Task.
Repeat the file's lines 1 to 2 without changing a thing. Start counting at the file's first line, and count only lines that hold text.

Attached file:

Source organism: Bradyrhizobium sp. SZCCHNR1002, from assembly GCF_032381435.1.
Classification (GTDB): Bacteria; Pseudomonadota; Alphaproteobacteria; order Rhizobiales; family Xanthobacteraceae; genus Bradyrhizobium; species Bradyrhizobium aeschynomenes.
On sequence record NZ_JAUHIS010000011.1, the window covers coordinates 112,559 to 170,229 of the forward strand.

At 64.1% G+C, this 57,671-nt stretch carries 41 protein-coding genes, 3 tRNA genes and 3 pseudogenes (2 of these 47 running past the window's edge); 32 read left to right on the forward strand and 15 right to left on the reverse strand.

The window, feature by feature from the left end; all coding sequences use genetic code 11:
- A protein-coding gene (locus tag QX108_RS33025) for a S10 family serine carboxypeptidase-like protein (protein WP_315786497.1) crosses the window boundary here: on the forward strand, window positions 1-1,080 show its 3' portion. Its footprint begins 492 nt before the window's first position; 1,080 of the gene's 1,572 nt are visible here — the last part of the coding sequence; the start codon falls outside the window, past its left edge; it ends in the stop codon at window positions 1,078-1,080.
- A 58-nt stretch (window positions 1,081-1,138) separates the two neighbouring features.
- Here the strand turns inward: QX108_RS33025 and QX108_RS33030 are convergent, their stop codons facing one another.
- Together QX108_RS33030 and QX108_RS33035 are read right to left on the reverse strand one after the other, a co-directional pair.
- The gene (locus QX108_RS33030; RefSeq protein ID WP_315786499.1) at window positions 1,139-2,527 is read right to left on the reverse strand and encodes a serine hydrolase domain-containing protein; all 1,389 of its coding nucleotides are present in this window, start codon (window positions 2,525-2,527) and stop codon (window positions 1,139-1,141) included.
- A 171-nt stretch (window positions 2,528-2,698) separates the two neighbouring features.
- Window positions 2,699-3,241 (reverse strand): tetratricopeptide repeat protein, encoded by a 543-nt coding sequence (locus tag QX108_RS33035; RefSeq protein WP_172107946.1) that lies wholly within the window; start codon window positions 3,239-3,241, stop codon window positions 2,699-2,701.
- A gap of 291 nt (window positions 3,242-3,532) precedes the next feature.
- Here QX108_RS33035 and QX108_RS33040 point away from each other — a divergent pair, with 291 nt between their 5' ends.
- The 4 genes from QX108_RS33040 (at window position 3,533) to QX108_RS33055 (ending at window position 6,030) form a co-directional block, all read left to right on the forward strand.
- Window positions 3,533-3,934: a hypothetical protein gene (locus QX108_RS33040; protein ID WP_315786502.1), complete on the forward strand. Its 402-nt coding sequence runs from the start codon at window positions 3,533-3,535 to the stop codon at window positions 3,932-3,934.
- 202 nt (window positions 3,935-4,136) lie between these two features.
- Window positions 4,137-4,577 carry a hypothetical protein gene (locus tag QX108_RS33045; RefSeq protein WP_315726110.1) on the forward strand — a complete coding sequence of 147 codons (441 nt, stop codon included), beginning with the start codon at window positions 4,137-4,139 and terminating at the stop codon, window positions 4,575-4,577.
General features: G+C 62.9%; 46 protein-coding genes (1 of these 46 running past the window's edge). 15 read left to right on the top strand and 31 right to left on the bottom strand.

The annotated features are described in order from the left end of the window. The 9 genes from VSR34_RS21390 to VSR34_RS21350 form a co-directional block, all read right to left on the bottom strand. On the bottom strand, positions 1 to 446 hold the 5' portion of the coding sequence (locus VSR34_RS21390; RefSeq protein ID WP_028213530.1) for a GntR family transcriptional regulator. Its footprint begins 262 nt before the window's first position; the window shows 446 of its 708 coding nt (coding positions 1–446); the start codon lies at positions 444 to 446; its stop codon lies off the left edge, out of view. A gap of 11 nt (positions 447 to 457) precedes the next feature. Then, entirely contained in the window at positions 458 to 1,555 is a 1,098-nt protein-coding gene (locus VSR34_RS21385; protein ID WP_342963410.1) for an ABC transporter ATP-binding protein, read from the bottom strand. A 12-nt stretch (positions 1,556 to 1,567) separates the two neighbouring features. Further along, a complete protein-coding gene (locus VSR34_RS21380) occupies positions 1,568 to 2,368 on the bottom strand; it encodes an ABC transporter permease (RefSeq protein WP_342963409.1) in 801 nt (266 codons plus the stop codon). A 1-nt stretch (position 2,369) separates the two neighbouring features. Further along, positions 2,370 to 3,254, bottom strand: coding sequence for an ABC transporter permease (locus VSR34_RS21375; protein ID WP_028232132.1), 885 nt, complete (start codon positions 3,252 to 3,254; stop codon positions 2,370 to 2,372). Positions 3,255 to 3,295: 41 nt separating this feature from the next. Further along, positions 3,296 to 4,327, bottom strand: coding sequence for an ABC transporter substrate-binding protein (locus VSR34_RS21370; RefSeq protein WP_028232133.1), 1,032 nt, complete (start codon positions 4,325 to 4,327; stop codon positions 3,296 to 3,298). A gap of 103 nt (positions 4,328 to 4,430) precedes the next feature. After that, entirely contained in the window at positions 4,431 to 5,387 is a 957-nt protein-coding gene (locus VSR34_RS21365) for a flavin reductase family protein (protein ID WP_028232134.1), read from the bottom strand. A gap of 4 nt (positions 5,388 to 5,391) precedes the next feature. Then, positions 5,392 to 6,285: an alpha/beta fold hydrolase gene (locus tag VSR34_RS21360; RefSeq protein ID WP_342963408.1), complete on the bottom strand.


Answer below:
Source organism: Bradyrhizobium sp. SZCCHNR1002, from assembly GCF_032381435.1.
Classification (GTDB): Bacteria; Pseudomonadota; Alphaproteobacteria; order Rhizobiales; family Xanthobacteraceae; genus Bradyrhizobium; species Bradyrhizobium aeschynomenes.